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What does ambassador's murder mean for Turkey and Russia? 

20 December

An off-duty police officer shot dead Russia's ambassador to Turkey in an Ankara art gallery last night in a violent protest against Moscow's involvement in the Syrian conflict.

A video of the attack shows Mevlut Mert Aydintas, 22, standing calmly behind diplomat Andrei Karlov, 62, as he delivered a speech at the opening of a photographic exhibition.

Several minutes into the address, Aydintas pulled out a gun, shouted: "Allahu Akbar" and fired at least eight shots.

He then shouted: "Don't forget Aleppo. Don't forget Syria. Unless our towns are secure, you won't enjoy security. Only death can take me from here. Everyone who is involved in this suffering will pay a price."

Aydintas was subsequently killed in a 15-minute police shoot-out. Three others were also wounded.

So what does this mean for Russian-Turkish relations?

Russian President Vladimir Putin said the shooting was "clearly a provocation aimed at undermining the improvement and normalisation of Russian-Turkish relations, as well as undermining the peace process in Syria". The "only response" to the attack was to step up the fight against terrorism, he said.

RT, the news organisation with close links to the Kremlin, says Putin has spoken with Turkish President Recep Tayyip Erdogan and that the two countries will cooperate in the investigation.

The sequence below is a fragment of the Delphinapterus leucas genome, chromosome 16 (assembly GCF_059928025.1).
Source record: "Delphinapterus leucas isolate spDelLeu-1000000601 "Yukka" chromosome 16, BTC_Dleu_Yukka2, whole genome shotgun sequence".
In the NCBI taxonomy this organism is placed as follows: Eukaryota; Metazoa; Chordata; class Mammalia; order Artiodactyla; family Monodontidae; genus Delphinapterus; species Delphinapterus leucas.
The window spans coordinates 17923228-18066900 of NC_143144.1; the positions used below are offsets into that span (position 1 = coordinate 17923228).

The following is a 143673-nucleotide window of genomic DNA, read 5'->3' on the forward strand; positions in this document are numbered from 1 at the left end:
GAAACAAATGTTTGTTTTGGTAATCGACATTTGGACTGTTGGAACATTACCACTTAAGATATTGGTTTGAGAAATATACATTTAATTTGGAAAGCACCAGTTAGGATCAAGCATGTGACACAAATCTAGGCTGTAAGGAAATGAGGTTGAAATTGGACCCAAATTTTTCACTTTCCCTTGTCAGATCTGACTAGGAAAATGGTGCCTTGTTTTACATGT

The killing might seem "minor" by comparison to the civil war raging in Syria and Iraq, the refugee crisis and massacres in Europe, says The Times, "but it could have serious consequences: history proves that assassinations can easily trigger wars".

Questions will be asked as to how the killer's apparent radicalisation went unnoticed, it adds, and in Turkey and the broader Middle East, "all such questions lead to conspiracy theories".

The paper also notes it is a year since Turkey shot down a Russian jet. "With the two backing opposite sides in the great clash between Sunni and Shia [Muslims], this wound will take time to heal," it says.

The Spectator says the friendship between the two countries over Syria has "been on ice so thin, both sides have suffered frostbite".

After reaching an agreement within the last week to allow the evacuation of Aleppo, "the question now is whether the fulfilment of this deal, and others potentially in the works in Syria, could now be unpicked by the actions of one man," it adds.

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